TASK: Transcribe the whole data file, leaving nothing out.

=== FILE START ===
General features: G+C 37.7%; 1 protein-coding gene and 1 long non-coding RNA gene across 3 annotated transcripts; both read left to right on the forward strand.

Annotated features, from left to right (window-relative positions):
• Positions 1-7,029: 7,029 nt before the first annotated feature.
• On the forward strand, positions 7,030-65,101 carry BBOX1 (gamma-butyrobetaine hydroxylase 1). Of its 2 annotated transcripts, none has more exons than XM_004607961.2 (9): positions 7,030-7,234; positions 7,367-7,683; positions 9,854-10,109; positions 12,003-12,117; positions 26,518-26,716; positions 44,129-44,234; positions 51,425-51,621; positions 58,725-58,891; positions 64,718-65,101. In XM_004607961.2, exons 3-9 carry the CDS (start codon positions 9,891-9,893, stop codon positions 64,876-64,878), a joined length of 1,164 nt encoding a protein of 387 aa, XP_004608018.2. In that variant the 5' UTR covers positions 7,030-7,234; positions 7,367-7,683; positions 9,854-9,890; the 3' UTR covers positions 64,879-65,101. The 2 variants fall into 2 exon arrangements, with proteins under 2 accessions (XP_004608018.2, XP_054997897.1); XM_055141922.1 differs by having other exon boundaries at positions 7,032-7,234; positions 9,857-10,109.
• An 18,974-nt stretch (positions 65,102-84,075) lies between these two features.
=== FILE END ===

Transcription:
General features: G+C 37.7%; 1 protein-coding gene and 1 long non-coding RNA gene across 3 annotated transcripts; both read left to right on the forward strand.

Annotated features, from left to right (window-relative positions):
• Positions 1-7,029: 7,029 nt before the first annotated feature.
• On the forward strand, positions 7,030-65,101 carry BBOX1 (gamma-butyrobetaine hydroxylase 1). Of its 2 annotated transcripts, none has more exons than XM_004607961.2 (9): positions 7,030-7,234; positions 7,367-7,683; positions 9,854-10,109; positions 12,003-12,117; positions 26,518-26,716; positions 44,129-44,234; positions 51,425-51,621; positions 58,725-58,891; positions 64,718-65,101. In XM_004607961.2, exons 3-9 carry the CDS (start codon positions 9,891-9,893, stop codon positions 64,876-64,878), a joined length of 1,164 nt encoding a protein of 387 aa, XP_004608018.2. In that variant the 5' UTR covers positions 7,030-7,234; positions 7,367-7,683; positions 9,854-9,890; the 3' UTR covers positions 64,879-65,101. The 2 variants fall into 2 exon arrangements, with proteins under 2 accessions (XP_004608018.2, XP_054997897.1); XM_055141922.1 differs by having other exon boundaries at positions 7,032-7,234; positions 9,857-10,109.
• An 18,974-nt stretch (positions 65,102-84,075) lies between these two features.